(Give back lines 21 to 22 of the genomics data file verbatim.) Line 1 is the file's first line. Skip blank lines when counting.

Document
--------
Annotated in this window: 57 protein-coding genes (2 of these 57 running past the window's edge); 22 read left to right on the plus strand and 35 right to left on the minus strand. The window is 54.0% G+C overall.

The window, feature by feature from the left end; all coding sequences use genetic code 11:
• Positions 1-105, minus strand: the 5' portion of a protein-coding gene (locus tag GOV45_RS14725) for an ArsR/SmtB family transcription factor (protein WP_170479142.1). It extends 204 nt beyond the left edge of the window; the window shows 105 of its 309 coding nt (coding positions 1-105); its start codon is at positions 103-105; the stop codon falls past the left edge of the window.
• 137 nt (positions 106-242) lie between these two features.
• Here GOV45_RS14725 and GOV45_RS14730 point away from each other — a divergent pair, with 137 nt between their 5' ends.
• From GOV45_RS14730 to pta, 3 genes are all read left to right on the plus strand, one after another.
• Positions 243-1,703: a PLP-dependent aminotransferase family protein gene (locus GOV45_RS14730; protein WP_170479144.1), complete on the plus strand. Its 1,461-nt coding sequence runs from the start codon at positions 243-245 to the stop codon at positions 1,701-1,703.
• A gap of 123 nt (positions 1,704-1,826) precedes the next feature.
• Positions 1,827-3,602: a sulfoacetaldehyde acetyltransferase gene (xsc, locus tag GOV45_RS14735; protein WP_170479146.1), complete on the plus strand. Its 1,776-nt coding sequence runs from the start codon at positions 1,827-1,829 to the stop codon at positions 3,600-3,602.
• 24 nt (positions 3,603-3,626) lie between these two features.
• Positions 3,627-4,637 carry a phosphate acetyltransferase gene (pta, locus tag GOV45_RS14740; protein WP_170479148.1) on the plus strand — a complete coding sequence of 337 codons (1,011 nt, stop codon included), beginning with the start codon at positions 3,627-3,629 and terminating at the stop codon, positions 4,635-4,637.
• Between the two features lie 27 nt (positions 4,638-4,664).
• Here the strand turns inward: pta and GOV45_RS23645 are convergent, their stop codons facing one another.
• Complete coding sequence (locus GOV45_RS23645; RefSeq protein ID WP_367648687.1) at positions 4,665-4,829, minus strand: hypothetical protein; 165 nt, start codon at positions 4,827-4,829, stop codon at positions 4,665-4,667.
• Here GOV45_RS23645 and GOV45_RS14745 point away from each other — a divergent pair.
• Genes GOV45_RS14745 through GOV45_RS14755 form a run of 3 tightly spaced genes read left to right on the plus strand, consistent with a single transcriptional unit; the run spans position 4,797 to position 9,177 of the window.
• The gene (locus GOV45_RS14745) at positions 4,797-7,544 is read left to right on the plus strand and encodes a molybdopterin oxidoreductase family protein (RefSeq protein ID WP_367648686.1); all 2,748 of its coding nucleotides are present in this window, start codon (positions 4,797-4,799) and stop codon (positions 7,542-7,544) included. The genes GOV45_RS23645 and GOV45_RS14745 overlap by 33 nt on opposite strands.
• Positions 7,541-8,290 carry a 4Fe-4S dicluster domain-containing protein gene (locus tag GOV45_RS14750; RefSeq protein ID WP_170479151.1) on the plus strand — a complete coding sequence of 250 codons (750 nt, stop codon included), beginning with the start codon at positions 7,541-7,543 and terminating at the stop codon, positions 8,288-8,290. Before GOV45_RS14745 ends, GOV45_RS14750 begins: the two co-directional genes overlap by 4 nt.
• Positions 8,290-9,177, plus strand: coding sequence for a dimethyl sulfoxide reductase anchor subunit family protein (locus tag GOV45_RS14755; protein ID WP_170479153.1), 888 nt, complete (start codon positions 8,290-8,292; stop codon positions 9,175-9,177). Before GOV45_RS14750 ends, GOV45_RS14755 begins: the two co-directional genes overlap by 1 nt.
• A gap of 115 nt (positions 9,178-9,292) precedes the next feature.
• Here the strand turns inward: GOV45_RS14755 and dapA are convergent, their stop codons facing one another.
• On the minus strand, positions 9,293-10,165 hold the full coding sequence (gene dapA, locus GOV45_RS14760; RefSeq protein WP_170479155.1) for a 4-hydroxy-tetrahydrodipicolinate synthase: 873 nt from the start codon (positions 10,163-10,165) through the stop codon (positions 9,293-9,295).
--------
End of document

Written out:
• Here the strand turns inward: GOV45_RS14755 and dapA are convergent, their stop codons facing one another.
• On the minus strand, positions 9,293-10,165 hold the full coding sequence (gene dapA, locus GOV45_RS14760; RefSeq protein WP_170479155.1) for a 4-hydroxy-tetrahydrodipicolinate synthase: 873 nt from the start codon (positions 10,163-10,165) through the stop codon (positions 9,293-9,295).